2015 February: The Vernacular Spectacular Exhibition and Drawing a Turkey

I was very pleased with my assessment installation, it went quite as I had planned, although I changed the sequence of Vernacular Spectacular films to: (Widow, Others Will Love Me, Rose, Interlude, Lyrics, Deluge, The Map). The CV text was somewhat obscured in the dark, but other than that I think everything was presented just as I had hoped. Photos below.




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It was important for me to assemble pieces of my practice together like this. I have exciting plans for summer, that I am very eager to carry out. I wrote to the ungdomshus “cultural youth centre” where I used to work in a studio when I lived in Bergen, asking if I could return and get a key to work there for the entire summer. I spent a happy five years working in that building prior to moving to London, for which I was never even charged. I can’t afford to stay in London during the summer but it occurred to me to go back to Bergen where I have access to this free studio instead. And why not use this trip as an excuse to get ambitious?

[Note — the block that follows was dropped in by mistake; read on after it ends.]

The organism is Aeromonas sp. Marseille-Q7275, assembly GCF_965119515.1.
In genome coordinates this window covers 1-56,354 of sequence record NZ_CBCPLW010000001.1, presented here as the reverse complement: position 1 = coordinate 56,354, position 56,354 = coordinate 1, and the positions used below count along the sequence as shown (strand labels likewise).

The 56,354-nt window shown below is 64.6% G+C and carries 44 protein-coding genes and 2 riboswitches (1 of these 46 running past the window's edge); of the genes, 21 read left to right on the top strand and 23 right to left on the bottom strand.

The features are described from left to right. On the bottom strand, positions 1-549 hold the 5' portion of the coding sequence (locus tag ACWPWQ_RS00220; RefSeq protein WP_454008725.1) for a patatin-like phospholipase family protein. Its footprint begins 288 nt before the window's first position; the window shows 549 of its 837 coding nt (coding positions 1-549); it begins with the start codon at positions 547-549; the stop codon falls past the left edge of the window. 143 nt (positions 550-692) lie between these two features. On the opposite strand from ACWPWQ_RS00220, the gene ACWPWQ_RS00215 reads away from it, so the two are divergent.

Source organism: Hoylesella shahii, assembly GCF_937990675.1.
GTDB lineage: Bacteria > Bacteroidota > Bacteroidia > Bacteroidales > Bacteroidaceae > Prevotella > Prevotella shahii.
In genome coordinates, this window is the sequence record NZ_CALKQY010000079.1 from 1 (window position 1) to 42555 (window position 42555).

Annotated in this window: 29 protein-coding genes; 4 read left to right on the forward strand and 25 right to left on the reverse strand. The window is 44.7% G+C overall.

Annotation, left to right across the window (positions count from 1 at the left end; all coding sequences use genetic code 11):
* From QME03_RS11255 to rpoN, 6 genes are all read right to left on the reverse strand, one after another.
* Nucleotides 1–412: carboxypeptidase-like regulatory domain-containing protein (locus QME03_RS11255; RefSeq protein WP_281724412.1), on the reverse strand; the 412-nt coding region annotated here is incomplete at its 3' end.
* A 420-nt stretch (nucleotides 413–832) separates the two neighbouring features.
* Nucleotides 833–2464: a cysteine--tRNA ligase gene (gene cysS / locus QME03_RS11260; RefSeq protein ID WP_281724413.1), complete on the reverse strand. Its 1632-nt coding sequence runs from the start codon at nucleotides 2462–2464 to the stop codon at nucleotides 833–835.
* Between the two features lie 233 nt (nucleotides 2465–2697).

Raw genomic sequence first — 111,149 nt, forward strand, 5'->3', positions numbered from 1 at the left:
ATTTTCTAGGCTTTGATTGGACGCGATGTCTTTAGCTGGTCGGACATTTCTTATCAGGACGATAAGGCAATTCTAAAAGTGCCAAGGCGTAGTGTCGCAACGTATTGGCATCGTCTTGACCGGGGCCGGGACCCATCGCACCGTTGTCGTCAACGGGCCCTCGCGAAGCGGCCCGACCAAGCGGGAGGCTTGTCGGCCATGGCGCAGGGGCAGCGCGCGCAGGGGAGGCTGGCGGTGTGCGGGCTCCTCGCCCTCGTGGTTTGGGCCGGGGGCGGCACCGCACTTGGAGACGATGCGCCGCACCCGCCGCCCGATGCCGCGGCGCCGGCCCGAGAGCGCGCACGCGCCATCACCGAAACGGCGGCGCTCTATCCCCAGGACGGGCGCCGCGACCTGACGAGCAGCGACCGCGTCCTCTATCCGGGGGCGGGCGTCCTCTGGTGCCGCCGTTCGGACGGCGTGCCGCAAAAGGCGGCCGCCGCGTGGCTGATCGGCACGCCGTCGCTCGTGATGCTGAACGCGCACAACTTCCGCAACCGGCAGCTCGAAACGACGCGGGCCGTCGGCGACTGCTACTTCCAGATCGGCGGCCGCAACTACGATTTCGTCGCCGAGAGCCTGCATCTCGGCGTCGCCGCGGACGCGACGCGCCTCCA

There are some great venues in Bergen, one of which is incredibly attractive to me; Galleri Fisk. Run by the local art university, the space is offered to students at an art institution (whether based in Norway or abroad). The space is utterly gorgeous and the perfect size for me, located right in the city centre. I’m really eager to use that space to organise a solo show, and am keen to send them a proposal. Photos of the space:

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So I intend to set myself up a self initiated residency spanning three months. Regardless of whether I succeed in having a show or not, I will make use of the studio to produce work throughout the summer. I am planning for my stay to start in July and end in September, because Norwegian art students go back to uni in August, and I hope to hang out there and network with them. I will also attempt to have a show at Galleri Fisk, and if my proposal fails, I will try several other venues. Bergen is small but has a couple of fantastic contemporary art institutions, and I will also try get a small job at these places to help cover my stay, gain experience, and network.